Germany to blame for crisis, ILO says
GENEVA/ BERLIN - Agence France-Presse
A ThyssenKrupp Nirosta worker protests at a strike in Krefeld, Germany, Jan 23. REUTERS photoIn its Global Employment Trends 2012, the ILO said policies designed to push down wages, particularly under the government of former Chancellor Gerhard Schroeder in 2003, benefited German exporters at the expense of other nations.
“Rising competitiveness of German exporters has increasingly been identified as the structural cause underlying the recent difficulties in the euro area,” the report said.
“At the European level it has created conditions for a prolonged economic slump as other member countries increasingly see only even harsher wage deflation as a solution to their lack of competitiveness,” it added.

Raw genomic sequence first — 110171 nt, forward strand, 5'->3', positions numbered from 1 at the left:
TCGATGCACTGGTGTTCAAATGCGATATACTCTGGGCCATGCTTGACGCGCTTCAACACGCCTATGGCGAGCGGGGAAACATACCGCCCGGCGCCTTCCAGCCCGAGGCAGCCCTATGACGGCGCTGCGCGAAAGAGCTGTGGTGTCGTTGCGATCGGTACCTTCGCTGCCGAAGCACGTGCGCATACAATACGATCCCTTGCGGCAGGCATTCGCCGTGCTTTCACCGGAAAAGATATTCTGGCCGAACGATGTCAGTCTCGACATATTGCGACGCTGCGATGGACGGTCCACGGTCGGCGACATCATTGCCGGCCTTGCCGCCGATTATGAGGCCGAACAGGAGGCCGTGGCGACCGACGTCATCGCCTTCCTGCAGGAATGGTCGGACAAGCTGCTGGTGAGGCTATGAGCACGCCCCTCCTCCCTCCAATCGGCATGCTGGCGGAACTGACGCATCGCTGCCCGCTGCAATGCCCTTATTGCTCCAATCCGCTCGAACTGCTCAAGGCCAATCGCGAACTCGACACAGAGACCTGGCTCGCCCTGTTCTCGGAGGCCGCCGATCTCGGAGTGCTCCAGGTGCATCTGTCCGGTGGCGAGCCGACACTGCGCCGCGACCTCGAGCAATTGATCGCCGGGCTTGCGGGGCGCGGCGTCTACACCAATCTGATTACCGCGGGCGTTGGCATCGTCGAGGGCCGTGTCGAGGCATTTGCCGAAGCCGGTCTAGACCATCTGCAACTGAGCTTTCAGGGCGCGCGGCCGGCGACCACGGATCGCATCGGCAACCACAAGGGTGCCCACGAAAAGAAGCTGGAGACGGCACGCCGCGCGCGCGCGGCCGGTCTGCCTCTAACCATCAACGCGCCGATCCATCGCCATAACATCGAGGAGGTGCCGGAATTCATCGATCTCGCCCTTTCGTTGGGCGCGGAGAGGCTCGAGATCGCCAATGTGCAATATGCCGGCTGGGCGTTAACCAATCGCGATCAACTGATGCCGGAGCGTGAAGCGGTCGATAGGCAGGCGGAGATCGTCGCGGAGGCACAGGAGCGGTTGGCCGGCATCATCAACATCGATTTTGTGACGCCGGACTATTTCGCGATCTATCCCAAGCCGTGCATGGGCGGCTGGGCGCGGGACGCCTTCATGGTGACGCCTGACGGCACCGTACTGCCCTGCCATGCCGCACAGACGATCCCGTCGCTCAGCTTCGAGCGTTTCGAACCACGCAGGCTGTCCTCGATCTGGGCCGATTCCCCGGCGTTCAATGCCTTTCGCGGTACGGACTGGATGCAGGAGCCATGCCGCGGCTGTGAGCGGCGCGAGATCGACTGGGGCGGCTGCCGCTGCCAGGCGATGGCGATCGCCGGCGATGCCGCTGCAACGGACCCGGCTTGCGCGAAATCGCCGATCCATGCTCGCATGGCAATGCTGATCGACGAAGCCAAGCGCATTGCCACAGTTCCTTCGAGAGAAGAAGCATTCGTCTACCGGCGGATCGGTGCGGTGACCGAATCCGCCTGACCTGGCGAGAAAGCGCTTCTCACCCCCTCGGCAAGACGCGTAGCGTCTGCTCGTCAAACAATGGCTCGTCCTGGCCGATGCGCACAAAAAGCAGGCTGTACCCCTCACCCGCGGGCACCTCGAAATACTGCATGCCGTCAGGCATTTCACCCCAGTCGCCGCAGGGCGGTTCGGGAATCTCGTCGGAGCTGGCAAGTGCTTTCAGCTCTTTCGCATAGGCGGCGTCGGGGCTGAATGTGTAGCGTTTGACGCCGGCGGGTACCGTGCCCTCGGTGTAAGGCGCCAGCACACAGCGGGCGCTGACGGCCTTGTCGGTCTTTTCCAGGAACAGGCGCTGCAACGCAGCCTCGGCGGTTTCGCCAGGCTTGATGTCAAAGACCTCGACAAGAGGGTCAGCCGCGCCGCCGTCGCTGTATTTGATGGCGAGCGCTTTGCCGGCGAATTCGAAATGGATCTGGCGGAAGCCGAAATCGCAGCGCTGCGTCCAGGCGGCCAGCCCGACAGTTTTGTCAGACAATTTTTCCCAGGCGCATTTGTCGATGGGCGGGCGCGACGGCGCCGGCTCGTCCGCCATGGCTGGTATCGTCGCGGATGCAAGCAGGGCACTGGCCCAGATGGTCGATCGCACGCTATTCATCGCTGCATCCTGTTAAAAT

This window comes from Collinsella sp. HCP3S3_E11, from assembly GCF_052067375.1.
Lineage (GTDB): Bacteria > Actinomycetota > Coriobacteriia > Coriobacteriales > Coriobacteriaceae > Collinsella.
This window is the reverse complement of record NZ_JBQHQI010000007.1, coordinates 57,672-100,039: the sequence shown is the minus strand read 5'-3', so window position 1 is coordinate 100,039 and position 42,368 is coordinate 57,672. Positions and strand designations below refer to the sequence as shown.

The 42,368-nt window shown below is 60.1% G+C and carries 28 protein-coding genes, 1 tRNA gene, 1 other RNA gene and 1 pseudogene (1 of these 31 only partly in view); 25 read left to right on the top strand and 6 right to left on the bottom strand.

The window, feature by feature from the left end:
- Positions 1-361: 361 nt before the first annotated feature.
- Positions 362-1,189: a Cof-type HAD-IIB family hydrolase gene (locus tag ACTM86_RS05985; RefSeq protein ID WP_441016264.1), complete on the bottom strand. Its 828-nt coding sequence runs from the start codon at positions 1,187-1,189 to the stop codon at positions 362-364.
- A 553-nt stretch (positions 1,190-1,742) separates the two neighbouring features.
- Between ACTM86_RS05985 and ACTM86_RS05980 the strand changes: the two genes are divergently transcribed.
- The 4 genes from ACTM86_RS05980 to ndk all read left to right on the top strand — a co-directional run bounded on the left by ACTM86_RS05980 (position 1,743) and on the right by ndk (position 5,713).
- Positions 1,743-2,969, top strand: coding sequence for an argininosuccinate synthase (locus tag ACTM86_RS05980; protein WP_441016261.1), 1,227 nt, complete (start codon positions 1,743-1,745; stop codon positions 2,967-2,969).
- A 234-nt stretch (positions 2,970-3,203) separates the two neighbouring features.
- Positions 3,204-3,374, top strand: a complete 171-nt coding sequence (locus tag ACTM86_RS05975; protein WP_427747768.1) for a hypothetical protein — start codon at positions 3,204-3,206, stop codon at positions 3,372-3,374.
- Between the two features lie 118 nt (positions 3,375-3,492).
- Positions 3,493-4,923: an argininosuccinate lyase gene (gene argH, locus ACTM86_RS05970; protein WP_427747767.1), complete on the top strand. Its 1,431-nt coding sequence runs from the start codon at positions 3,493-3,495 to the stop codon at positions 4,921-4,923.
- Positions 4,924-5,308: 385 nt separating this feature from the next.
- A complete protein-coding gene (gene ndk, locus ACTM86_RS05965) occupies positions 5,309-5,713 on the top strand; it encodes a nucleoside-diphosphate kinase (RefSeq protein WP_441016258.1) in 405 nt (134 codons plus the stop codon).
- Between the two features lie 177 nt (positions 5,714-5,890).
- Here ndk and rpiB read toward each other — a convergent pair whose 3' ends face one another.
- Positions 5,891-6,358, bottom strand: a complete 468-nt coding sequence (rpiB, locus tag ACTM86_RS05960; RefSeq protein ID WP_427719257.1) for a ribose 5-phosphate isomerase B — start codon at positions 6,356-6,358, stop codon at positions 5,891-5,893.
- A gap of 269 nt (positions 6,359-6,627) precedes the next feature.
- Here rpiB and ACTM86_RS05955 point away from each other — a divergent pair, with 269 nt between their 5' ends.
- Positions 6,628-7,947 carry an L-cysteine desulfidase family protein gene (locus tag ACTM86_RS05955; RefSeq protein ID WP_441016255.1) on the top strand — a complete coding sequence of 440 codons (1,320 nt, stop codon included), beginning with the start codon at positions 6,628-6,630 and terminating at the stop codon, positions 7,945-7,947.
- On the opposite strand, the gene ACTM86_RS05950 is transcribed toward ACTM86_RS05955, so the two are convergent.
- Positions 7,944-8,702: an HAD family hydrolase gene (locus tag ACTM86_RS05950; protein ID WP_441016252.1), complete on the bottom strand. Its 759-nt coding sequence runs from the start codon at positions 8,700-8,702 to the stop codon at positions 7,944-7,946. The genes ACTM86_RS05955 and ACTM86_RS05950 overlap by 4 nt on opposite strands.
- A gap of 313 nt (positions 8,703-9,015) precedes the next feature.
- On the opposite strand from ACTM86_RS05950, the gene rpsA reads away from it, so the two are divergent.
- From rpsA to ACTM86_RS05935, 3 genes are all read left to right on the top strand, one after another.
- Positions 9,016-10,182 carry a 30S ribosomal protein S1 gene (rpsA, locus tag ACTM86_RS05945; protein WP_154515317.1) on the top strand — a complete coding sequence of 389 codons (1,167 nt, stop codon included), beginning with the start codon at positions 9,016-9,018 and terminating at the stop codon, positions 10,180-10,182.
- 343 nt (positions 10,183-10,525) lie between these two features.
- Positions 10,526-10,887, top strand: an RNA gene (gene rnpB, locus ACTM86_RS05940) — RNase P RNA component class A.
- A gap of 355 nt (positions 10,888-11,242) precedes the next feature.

The ILO said the success of Germany, the world’s second biggest exporter after China, was due less to low wages and high competitiveness, but to the fact its main export markets were in fast-growing regions such as Asia.
“The current problems are an inheritance from the past,” the ILO argued, blaming what it called “ill-designed policies” in the wake of German reunification in 1990 for pushing up unemployment.
Authorities then implemented policies to push down wages and boost competitiveness in a bid to drive down unemployment.
An end to a low-wage policy in Germany, the report says, would create “positive spillover effects to the rest of Europe”.
Meanwhile, Germany dismissed yesterday a media report that it had decided to boost the firepower of the eurozone’s bailout funds if member states agreed to strict budgetary rules.
“There is no decision by Germany to raise the ESM (European Stability Mechanism) to 750 billion euros ($977 billion),” government spokesman Steffen Seibert said in a written statement.
According to a Financial Times report citing German and eurozone officials, German Chancellor Angela Merkel wanted eurozone states to agree to stricter budget rules than are currently planned in exchange for agreeing to boost the ESM.